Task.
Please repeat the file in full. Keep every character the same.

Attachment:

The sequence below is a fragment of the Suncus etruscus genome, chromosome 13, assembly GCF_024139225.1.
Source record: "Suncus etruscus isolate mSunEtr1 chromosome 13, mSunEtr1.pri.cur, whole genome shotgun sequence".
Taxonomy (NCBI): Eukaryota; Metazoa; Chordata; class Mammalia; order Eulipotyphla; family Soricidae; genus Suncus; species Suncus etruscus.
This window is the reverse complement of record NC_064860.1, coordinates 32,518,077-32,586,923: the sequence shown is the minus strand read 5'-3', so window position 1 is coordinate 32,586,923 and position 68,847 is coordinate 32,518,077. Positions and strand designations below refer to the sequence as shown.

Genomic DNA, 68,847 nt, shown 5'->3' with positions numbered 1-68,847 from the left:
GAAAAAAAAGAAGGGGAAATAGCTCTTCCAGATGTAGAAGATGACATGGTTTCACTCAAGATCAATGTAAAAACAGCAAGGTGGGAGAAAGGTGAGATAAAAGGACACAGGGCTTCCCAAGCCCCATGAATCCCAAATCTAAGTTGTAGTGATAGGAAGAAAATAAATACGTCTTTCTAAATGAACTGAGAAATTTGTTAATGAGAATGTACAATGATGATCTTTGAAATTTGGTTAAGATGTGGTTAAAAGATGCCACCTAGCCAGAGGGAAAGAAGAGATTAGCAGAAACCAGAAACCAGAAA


The sequence below is a fragment of the Suncus etruscus genome, chromosome 13, assembly GCF_024139225.1.
Source record: "Suncus etruscus isolate mSunEtr1 chromosome 13, mSunEtr1.pri.cur, whole genome shotgun sequence".
Taxonomy (NCBI): Eukaryota; Metazoa; Chordata; class Mammalia; order Eulipotyphla; family Soricidae; genus Suncus; species Suncus etruscus.
This window is the reverse complement of record NC_064860.1, coordinates 32,518,077-32,586,923: the sequence shown is the minus strand read 5'-3', so window position 1 is coordinate 32,586,923 and position 68,847 is coordinate 32,518,077. Positions and strand designations below refer to the sequence as shown.

Genomic DNA, 68,847 nt, shown 5'->3' with positions numbered 1-68,847 from the left:
GAAAAAAAAGAAGGGGAAATAGCTCTTCCAGATGTAGAAGATGACATGGTTTCACTCAAGATCAATGTAAAAACAGCAAGGTGGGAGAAAGGTGAGATAAAAGGACACAGGGCTTCCCAAGCCCCATGAATCCCAAATCTAAGTTGTAGTGATAGGAAGAAAATAAATACGTCTTTCTAAATGAACTGAGAAATTTGTTAATGAGAATGTACAATGATGATCTTTGAAATTTGGTTAAGATGTGGTTAAAAGATGCCACCTAGCCAGAGGGAAAGAAGAGATTAGCAGAAACCAGAAACCAGAAA